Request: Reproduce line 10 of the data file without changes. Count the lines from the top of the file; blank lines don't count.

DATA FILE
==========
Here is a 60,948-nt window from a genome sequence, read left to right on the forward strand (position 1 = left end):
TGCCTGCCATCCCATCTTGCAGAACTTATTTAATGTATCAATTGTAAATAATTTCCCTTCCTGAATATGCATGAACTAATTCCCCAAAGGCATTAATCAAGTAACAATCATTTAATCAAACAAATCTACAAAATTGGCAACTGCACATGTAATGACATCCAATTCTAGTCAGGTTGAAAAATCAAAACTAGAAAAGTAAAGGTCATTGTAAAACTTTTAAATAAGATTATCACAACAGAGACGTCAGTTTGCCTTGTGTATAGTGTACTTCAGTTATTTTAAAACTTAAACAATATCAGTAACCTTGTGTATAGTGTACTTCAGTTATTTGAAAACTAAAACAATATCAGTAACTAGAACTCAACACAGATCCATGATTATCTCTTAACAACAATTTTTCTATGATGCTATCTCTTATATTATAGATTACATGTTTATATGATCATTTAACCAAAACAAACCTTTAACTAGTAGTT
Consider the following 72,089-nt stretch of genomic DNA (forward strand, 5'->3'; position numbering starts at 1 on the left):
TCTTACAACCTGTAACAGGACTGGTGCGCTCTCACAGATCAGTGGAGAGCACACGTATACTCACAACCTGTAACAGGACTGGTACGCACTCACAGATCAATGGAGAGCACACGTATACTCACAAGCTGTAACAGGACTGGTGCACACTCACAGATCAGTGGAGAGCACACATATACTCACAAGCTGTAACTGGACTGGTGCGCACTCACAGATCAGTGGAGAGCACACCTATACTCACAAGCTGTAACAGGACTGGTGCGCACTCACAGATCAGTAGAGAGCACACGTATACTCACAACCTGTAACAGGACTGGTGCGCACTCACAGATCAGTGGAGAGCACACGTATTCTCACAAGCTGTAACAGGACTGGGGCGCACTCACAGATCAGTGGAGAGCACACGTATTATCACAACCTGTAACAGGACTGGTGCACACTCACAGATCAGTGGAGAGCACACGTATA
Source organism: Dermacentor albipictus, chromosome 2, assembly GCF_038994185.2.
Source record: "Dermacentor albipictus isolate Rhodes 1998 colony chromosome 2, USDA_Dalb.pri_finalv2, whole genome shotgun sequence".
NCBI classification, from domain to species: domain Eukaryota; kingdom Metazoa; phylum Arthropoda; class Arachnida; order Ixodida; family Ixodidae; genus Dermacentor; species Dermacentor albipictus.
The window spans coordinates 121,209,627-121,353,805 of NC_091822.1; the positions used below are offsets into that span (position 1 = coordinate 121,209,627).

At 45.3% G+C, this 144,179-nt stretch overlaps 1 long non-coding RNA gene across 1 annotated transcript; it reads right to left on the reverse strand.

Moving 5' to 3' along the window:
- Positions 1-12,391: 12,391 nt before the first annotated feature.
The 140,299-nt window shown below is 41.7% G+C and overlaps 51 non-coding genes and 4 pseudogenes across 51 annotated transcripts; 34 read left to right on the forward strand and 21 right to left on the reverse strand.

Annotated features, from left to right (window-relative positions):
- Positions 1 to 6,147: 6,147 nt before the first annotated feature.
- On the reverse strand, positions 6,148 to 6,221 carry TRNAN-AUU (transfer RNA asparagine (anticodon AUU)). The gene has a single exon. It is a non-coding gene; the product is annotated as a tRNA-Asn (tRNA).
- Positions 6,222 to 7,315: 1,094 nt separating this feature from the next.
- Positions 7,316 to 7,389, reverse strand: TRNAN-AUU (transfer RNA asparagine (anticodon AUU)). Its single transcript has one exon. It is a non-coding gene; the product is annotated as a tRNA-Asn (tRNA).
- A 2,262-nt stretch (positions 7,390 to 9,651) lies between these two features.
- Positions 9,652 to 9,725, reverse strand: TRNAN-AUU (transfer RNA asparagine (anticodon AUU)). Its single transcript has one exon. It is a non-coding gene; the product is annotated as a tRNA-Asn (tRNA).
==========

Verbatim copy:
Moving 5' to 3' along the window: